Engine modification may have been light, but the interior and exterior received a substantial cosmetic makeover. Outwardly, the MG Metro was easily identified thanks to its Wolfrace alloy wheels and bright graphics, with plenty of MG stripes in evidence. The interior was also much improved, with smart (and supportive) new seats, new instrument graphics, and red seatbealts. Again, it sounds a little garish now, but back in 1982, it really did look good.
So it went well and looked good. Good enough to impress WHAT CAR? magazine, who voted it Car of The Year for 1983, and good enough for buyers to purchase it in large numbers despite its four-speed gearbox and cramped acccomodation (compared with bigger rivals). All that stood between it and lasting success in the “GTi” market was more power. Again, Austin Rover had this in hand, and it was Michael Edwardes himself that let slip to the press in the closing months of 1982, that he had been lapping the test track at Gaydon “rather quickly in something turbocharged”.
The turbo MG was coming.
And December 1982 saw the result of all the testing, when the MG Metro Turbo was announced to the press (alongside the Rover Vitesse). Where once, the sporting Metro made do with 72bhp, a turbocharged 93bhp saw that performance was given a useful fillip. A sub ten-second 0-60 time and 110mph maximum speed were spoken about, and it seemed as though Austin Rover had a car to tackle the big-selling Ford Fiesta XR2 head-on. Cosmetic alterations centred mainly on the exterior where new skirts and wheel arch extensions featured, as well as pretty new alloys, bold TURBO graphics, and a duotone paint job (something that would appear on many, many future Rovers).
Lotus engineers at Hethel had been contracted to help with the turbo installation, and given the company’s experience, this was a very good move. Testing had soon shown that the A-Series engine would take a BIG power hike with a blower, and outputs of 120-130bhp were easily attained. However, there was a downside: the gearbox. If drivetrain life was to measured in thousands rather than hundreds of miles, then power would need to be capped, as there simply wasn’t money in the kitty to develop a new gearbox.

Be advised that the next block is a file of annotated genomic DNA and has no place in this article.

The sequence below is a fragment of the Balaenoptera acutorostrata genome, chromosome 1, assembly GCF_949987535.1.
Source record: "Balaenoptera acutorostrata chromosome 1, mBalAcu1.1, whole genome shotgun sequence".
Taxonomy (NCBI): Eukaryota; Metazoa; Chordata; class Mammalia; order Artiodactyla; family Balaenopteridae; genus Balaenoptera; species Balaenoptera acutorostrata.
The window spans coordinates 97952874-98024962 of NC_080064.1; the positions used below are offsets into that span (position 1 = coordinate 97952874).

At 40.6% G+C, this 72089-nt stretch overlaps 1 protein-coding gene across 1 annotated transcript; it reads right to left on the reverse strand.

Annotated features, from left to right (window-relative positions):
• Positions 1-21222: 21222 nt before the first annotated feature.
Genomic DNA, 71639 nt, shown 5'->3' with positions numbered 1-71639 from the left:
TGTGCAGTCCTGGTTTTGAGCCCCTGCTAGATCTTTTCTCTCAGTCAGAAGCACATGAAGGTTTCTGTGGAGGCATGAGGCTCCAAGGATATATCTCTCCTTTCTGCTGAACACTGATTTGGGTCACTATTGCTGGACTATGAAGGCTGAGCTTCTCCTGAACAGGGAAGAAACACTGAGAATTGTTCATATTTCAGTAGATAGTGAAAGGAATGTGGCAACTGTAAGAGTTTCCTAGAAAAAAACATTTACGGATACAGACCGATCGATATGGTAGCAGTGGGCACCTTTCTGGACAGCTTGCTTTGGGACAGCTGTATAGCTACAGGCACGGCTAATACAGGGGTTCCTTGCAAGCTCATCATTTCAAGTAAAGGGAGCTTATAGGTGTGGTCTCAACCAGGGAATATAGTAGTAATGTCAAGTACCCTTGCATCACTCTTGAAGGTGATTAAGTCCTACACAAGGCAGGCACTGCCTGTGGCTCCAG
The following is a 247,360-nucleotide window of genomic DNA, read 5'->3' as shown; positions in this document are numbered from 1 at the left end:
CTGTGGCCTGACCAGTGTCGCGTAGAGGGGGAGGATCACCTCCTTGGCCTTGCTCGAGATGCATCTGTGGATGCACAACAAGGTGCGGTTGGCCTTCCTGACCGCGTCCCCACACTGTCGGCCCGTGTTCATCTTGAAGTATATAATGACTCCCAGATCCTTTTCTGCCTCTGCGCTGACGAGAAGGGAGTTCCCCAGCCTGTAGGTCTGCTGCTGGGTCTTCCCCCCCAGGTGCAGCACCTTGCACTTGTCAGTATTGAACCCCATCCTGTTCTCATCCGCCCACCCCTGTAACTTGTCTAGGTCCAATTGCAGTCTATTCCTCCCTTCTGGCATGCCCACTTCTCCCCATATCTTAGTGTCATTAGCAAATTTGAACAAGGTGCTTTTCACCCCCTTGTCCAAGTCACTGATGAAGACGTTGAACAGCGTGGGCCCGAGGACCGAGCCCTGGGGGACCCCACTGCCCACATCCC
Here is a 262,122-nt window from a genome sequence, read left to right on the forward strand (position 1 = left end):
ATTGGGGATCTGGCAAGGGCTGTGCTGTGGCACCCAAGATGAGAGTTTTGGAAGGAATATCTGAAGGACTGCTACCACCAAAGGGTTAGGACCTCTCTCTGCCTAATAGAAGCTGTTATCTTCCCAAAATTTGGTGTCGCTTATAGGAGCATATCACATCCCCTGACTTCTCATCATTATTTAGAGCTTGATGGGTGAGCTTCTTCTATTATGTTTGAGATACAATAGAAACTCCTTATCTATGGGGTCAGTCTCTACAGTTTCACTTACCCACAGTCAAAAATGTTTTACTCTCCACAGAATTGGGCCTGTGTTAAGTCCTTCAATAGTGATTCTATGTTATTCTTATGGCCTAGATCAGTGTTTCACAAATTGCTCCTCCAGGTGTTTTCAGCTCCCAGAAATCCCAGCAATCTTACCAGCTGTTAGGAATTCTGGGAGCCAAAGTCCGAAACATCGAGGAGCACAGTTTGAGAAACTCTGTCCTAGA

Again, the road testers rated the Turbo, although maybe not as unreservedly as they had its lower powered, sweeter, brother. Some felt that the balance had been lost when this much power was added to the mix, and torque steer was a term that was introduced to the Metro’s vocabulary. However, these reservations did not slow down sales, which remained brisk enough throughout the early years.
Today, very few MG Metros remain, and of those only a miniscule amount are the turbocharged versions. Richard Murphy, however, owns what must be one of the very best left, and as can be seen from the accompanying photos, it remains a pretty car after all these years. Actually, the condition of this car belies the total mileage of 75,000, so it is obvious it has been looked after much of its life. Richard Murphy relates why he bought it:
“I first wanted a Metro Turbo when I was 19, back in 1996. Unfortunately the cost of the insurance would have been astronomical due to my age and because the Metro Turbo was still on the joyriders easy steal list. Then back in late February 2004 during some late night surfing, I found myself just generally searching for web pages about the Metro Turbo”.
“I found a web site listing some MG Maestros, Montegos, and Metros for sale. There was an ad from November 2003 selling a Metro Turbo, so I sent an email to the seller enquiring as to whether it was still for sale. As it happened, it was currently listed for sale on eBay – what are the chances of the that!”
“So I went to see the car, made the owner an offer, and a week later I was driving back from London in my Metro Turbo after an 8-year wait. In all, I went from idly browsing the web to owning the car in less than 2 weeks. Once I had got the car home, I went for a drive around the local country roads and remembered just how much fun Metros are to drive, even more so with that distinctive turbo whistle”.
In summary, the Metro remains a very useable classic car today, thanks to excellent fuel economy, peppy performance, a myriad of tuning parts and fun chassis set-up. Nothing this side of a Mini has that much-cliched ‘Go Kart’ feel through its steering – you turn, it darts. What we have here is a car very much in the MG mould – sporting, and interesting – and possessing more appeal than the car it is based on. It is a set of qualities that served the MG brand well thoughout the Eighties, and it also appears to have been the template for the current range of ‘Zed’ cars.
For evidence that these qualities continue to shine through today, you only need to look as far as August’s car of the month.
With thanks to Richard Murphy for the photos.